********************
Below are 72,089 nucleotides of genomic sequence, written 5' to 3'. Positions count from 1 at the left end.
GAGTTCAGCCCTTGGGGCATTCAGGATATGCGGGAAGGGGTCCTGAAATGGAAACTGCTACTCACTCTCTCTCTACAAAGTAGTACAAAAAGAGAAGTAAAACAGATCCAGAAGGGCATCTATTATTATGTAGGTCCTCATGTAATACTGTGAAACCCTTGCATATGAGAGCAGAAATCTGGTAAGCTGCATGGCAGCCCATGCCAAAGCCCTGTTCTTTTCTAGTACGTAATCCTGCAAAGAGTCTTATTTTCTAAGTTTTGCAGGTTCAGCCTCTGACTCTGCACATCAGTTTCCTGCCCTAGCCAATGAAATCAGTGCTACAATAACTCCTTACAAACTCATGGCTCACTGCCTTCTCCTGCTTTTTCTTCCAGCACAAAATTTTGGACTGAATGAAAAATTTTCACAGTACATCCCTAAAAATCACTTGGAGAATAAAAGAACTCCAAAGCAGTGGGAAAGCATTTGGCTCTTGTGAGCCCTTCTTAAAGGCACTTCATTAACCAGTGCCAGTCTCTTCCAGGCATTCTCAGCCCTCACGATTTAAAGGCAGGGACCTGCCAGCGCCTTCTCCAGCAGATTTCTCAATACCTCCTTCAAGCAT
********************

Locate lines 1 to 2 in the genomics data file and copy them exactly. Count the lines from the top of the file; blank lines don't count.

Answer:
Below are 72,089 nucleotides of genomic sequence, written 5' to 3'. Positions count from 1 at the left end.
GAGTTCAGCCCTTGGGGCATTCAGGATATGCGGGAAGGGGTCCTGAAATGGAAACTGCTACTCACTCTCTCTCTACAAAGTAGTACAAAAAGAGAAGTAAAACAGATCCAGAAGGGCATCTATTATTATGTAGGTCCTCATGTAATACTGTGAAACCCTTGCATATGAGAGCAGAAATCTGGTAAGCTGCATGGCAGCCCATGCCAAAGCCCTGTTCTTTTCTAGTACGTAATCCTGCAAAGAGTCTTATTTTCTAAGTTTTGCAGGTTCAGCCTCTGACTCTGCACATCAGTTTCCTGCCCTAGCCAATGAAATCAGTGCTACAATAACTCCTTACAAACTCATGGCTCACTGCCTTCTCCTGCTTTTTCTTCCAGCACAAAATTTTGGACTGAATGAAAAATTTTCACAGTACATCCCTAAAAATCACTTGGAGAATAAAAGAACTCCAAAGCAGTGGGAAAGCATTTGGCTCTTGTGAGCCCTTCTTAAAGGCACTTCATTAACCAGTGCCAGTCTCTTCCAGGCATTCTCAGCCCTCACGATTTAAAGGCAGGGACCTGCCAGCGCCTTCTCCAGCAGATTTCTCAATACCTCCTTCAAGCAT